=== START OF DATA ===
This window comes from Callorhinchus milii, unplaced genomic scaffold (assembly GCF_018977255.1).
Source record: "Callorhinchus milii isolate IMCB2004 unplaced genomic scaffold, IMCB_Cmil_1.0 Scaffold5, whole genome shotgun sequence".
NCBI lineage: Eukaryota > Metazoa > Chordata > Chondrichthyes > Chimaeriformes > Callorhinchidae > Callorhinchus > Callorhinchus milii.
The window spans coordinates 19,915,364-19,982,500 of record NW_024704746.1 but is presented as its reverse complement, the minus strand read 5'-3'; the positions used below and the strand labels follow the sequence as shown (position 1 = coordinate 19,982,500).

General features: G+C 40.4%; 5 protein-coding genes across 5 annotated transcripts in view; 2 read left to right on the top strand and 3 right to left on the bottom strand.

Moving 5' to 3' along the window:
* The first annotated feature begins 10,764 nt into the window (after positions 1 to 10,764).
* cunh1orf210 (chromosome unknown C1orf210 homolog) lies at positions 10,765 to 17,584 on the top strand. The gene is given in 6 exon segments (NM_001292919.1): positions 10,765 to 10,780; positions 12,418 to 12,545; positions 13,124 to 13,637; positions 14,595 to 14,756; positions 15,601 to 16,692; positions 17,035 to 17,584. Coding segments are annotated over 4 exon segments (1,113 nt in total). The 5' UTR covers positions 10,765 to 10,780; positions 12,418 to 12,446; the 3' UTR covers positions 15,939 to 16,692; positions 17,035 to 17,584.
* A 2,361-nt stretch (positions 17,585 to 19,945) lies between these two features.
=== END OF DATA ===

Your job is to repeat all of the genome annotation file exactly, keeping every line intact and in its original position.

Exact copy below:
This window comes from Callorhinchus milii, unplaced genomic scaffold (assembly GCF_018977255.1).
Source record: "Callorhinchus milii isolate IMCB2004 unplaced genomic scaffold, IMCB_Cmil_1.0 Scaffold5, whole genome shotgun sequence".
NCBI lineage: Eukaryota > Metazoa > Chordata > Chondrichthyes > Chimaeriformes > Callorhinchidae > Callorhinchus > Callorhinchus milii.
The window spans coordinates 19,915,364-19,982,500 of record NW_024704746.1 but is presented as its reverse complement, the minus strand read 5'-3'; the positions used below and the strand labels follow the sequence as shown (position 1 = coordinate 19,982,500).

General features: G+C 40.4%; 5 protein-coding genes across 5 annotated transcripts in view; 2 read left to right on the top strand and 3 right to left on the bottom strand.

Moving 5' to 3' along the window:
* The first annotated feature begins 10,764 nt into the window (after positions 1 to 10,764).
* cunh1orf210 (chromosome unknown C1orf210 homolog) lies at positions 10,765 to 17,584 on the top strand. The gene is given in 6 exon segments (NM_001292919.1): positions 10,765 to 10,780; positions 12,418 to 12,545; positions 13,124 to 13,637; positions 14,595 to 14,756; positions 15,601 to 16,692; positions 17,035 to 17,584. Coding segments are annotated over 4 exon segments (1,113 nt in total). The 5' UTR covers positions 10,765 to 10,780; positions 12,418 to 12,446; the 3' UTR covers positions 15,939 to 16,692; positions 17,035 to 17,584.
* A 2,361-nt stretch (positions 17,585 to 19,945) lies between these two features.